In the 6th century, Budva was part of the Byzantine Empire, in the following two centuries, Slavs and, to a lesser extent, Avars began to arrive in the area, mixing with the native Roman population. Budva bay was known as Avarorum sinus during the Avar incursions. In 841, Budva was sacked by Muslim Saracens. In the early Middle Ages, Budva was reigned by a succession of Doclean kings, as well as Serbian and Zetan aristocrats. Circa 1200, it became the see of a Roman Catholic Diocese of Budua, which lasted until 1828 and was nominally revived as a Latin titular bishopric; the Venetians ruled the town for nearly 400 years, from 1420 to 1797. Budva, called Budua in those centuries, was part of the Venetian Republic region of Albania Veneta and was fortified by powerful Venetian walls against Ottoman conquests. According to the historian Luigi Paulucci in his book "Le Bocche di Cattaro nel 1810", most of the population spoke the Venetian language until the beginning of the 19th century. One of the most renowned theater librettists and composers, Cristoforo Ivanovich, was born in Venetian Budua.
With the fall of Republic of Venice in 1797, Budva came under the rule of the Habsburg Monarchy. During the Napoleonic Wars, Montenegrin forces allied with Russia took control over the city in 1806, only to relinquish the city to France in 1807. French rule lasted until 1813, when Budva was ceded to the Austrian Empire, which remained in control of the city for the next 100 years. A union of Boka Kotorska with Montenegro took place for a brief period, but from 1814 until the end of World War I in 1918, Budva remained under Austria-Hungary; the southernmost fortress in the Austro-Hungarian empire, Fort Kosmač, was constructed nearby to guard the road from Budva to Cetinje. After the war, the Serbian army entered Budva after it was abandoned by Austrian forces and it came under the Kingdom of Yugoslavia. In 1941, with the beginning of World War II, Budva was annexed by the Kingdom of Italy. Budva was liberated from Axis rule on 22 November 1944 and incorporated in the Socialist Republic of Montenegro.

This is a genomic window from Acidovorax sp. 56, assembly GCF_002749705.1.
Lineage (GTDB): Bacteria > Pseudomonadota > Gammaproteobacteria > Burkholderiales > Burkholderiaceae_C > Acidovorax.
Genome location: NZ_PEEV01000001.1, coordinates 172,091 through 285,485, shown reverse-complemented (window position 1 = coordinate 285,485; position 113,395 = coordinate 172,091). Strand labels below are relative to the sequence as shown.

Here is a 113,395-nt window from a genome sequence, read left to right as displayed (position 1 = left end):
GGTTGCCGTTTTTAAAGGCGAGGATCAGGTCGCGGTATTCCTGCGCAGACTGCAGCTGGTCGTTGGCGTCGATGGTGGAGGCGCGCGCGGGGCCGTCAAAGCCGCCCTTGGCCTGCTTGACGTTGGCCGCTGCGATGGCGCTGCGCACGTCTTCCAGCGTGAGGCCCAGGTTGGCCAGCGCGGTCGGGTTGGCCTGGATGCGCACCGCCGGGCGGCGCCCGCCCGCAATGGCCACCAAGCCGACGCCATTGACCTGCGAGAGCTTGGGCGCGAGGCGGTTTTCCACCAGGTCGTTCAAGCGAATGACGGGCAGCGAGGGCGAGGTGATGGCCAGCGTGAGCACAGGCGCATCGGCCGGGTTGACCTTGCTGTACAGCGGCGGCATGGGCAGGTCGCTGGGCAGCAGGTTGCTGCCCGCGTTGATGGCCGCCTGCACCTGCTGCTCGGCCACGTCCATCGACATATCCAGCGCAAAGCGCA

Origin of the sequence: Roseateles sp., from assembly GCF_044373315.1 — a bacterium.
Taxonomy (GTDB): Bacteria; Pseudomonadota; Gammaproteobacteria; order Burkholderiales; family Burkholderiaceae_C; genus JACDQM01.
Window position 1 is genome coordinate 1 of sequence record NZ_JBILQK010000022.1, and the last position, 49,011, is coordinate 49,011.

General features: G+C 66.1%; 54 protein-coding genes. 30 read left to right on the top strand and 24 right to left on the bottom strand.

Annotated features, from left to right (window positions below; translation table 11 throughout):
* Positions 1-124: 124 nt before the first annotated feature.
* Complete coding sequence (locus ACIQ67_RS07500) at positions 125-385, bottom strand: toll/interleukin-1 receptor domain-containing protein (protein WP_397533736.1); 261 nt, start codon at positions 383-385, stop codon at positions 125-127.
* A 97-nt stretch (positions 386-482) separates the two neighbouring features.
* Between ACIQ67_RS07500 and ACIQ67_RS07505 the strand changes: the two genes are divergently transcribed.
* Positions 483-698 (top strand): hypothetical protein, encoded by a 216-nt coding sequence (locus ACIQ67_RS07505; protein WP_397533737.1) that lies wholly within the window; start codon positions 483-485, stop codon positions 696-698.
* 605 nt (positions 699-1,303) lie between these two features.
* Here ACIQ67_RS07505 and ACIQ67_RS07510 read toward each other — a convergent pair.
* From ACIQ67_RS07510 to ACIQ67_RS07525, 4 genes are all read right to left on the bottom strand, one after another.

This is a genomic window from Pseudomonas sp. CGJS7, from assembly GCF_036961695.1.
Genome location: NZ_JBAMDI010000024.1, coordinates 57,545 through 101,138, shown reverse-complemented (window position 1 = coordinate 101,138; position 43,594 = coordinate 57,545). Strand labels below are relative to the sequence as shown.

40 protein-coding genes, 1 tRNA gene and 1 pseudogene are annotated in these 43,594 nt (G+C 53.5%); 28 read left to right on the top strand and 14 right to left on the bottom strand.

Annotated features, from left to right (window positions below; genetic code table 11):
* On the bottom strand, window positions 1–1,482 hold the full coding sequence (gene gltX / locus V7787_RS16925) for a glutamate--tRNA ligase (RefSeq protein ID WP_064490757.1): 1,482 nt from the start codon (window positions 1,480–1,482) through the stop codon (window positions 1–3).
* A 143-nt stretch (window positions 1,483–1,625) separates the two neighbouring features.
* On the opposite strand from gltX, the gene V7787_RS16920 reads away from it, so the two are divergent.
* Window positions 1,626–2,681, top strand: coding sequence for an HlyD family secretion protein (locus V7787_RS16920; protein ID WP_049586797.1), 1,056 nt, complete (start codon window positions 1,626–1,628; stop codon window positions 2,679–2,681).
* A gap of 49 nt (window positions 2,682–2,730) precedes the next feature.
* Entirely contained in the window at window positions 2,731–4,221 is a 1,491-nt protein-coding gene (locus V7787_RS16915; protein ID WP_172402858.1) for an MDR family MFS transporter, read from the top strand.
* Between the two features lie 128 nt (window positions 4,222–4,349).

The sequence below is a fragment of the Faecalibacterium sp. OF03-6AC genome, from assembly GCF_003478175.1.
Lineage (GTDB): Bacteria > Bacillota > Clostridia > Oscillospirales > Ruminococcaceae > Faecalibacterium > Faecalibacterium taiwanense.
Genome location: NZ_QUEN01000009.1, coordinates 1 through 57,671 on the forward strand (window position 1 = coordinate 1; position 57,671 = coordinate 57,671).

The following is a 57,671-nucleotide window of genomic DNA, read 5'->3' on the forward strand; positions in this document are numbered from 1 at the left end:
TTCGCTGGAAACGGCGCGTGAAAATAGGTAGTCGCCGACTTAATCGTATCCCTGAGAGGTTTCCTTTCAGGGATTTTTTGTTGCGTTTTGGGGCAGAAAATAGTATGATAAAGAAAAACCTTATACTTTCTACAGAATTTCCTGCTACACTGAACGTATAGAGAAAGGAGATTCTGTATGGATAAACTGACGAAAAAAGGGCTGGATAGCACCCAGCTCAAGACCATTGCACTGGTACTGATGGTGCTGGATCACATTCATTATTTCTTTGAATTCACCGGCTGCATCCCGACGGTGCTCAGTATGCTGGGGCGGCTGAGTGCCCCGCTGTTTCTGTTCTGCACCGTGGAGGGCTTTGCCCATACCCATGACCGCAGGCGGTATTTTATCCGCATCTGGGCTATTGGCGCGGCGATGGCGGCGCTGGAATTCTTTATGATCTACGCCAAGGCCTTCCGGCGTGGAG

A catastrophic earthquake struck Budva on 15 April 1979. Much of old town was devastated, but today there is little evidence of the catastrophe – all the buildings were restored to their original form. Montenegro became an independent country with Budva as its primary tourist destination; the municipal parliament consists of 33 deputies elected directly for a four-year term. Following the last local election held on 16 October 2016, the ruling DPS lost its absolute majority, the new local government being formed by a coalition of opposition parties. Budva is the administrative centre of Budva municipality, which includes the neighbouring towns of Bečići and Petrovac, has a population of 19,218; the town itself has 13,338 inhabitants. Ethnicity in 2018: 19,262 Montenegrins 36,780 Serbs 5.446 Russians 1,480 Ukrainians 2,332 Others The Old Town of Budva is situated on a rocky peninsula, on the southern end of Budva field. Archaeological evidence suggests that Illyrian settlement was formed on the site of the Old Town before Greek colonization of the Adriatic.